Understanding and mitigating threat
In Afghanistan, Nadia was a Threat Analyst and was responsible for understanding how the Taliban employed IEDs in certain areas, conducting risk assessments, providing advice to different units on how to safely detect and avoid IEDs and ensuring her team of soldiers were well-equipped and protected when defusing IEDs.
“The first-ever call came on my first day in the camp at 6am - a soldier had initiated a mine and had been injured. I had arrived at the camp when it was pitch black and I didn’t know where I was. I hadn’t even looked at a map. We didn’t know what to expect or how hostile the environment would be. I remember thinking to myself ‘I hope it goes well. I hope today isn’t a bad day.'"
"I certainly appreciate the value of life having seen how different things can be." Nadia Soliman PhD Student
“However, I felt confident in the training we had received and knew what I needed to do. I remember experiencing a rush of adrenaline, but in a focussed way. Fortunately, our first job ran very smoothly, and the environment we encountered was not hostile – I remember local villagers giving us bread and tea.”
Nadia describes her time in the British Army, and especially in Afghanistan, as being “invaluable.”
She added: “I stayed in Afghanistan for just over six months and I learned so much during this experience. Afghanistan is a beautiful country. I’m not sure if other people would say that, but I think it is. The area we operated in was extremely deprived. It’s a level of poverty that I can’t comprehend. For example, they don’t have mains electricity or running water, and they didn’t understand why an army was there. I certainly appreciate the value of life having seen how different things can be."
Returning to academia
After leaving the British Army, Nadia returned to academia - a career that she has always been interested in pursuing. As part of her PhD at Imperial, Nadia is conducting a systematic review of literature on the medicinal use of cannabis. “There has been a lot of media attention around the use of cannabis as medication, it has been legalised in some countries, but the evidence for their use in pain management is conflicting and there are still gaps in our understanding.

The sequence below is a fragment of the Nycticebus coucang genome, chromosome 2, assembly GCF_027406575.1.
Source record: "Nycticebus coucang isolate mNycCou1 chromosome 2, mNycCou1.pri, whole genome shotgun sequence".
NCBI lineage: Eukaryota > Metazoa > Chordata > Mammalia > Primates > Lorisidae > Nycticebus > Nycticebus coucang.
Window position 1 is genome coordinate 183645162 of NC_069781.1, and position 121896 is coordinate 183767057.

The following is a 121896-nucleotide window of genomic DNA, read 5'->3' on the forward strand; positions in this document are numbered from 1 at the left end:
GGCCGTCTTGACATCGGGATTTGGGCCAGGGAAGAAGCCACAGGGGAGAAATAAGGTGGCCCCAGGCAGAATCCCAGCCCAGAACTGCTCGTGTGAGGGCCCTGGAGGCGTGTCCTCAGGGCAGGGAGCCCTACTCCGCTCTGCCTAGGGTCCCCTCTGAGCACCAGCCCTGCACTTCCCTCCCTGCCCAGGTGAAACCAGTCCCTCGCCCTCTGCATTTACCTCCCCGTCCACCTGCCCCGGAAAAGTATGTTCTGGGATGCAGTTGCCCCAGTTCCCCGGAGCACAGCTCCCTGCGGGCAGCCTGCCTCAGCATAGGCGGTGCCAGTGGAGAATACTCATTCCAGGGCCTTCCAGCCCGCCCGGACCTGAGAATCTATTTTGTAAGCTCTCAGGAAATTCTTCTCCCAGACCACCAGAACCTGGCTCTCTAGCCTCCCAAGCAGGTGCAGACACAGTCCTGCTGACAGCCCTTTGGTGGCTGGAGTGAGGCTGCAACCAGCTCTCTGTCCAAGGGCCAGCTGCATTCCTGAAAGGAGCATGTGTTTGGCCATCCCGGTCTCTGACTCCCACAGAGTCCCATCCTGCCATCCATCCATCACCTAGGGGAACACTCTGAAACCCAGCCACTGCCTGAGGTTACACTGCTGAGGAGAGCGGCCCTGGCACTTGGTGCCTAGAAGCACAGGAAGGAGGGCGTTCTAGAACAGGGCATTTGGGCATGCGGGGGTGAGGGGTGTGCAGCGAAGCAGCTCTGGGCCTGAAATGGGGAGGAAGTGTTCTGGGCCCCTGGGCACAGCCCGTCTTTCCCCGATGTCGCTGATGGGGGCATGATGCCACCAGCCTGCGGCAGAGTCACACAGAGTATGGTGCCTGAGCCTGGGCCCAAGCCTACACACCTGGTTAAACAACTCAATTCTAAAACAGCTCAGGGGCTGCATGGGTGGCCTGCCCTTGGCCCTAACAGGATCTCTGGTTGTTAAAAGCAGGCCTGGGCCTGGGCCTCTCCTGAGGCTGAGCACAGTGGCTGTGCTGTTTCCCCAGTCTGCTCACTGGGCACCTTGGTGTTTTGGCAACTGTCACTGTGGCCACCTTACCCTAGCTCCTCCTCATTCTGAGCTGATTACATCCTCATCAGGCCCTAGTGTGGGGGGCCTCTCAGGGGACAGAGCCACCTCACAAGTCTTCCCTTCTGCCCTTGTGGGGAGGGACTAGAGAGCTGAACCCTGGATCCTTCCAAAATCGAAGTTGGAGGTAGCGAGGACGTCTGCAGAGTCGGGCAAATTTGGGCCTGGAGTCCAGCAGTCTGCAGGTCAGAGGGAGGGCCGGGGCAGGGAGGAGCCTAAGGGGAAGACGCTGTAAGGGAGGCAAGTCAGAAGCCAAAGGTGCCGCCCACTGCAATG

“I am analysing animal studies in which cannabis based medicines have been tested as a treatment for pain. We will review these studies in terms of their risk of bias and reliability and will also try to determine the effect size of cannabis-based drugs. As part of this, I’m working with scientists from the National University of Ireland Galway, Indiana University, University of Washington, Radboud in the Netherlands, and the University of Edinburgh.”
Myth-busting the military
In her lecture for International Women’s Day, Nadia will compare her experiences in the British Army to her time as a young academic.
She will define what leadership means to her, and discuss the myth that women don’t have success in the military, and that military training has little relation to academia.
“My one aim is for everyone to understand how important leadership is within the academic setting and how we could do more to incorporate that into the academic culture. I hope my lecture will inspire people to be the best version of themselves, improving our working culture and encourage us all to do better science.”
This year’s Women@Imperial Week events include lectures, networking sessions, and a Wikithon. See the full list of events.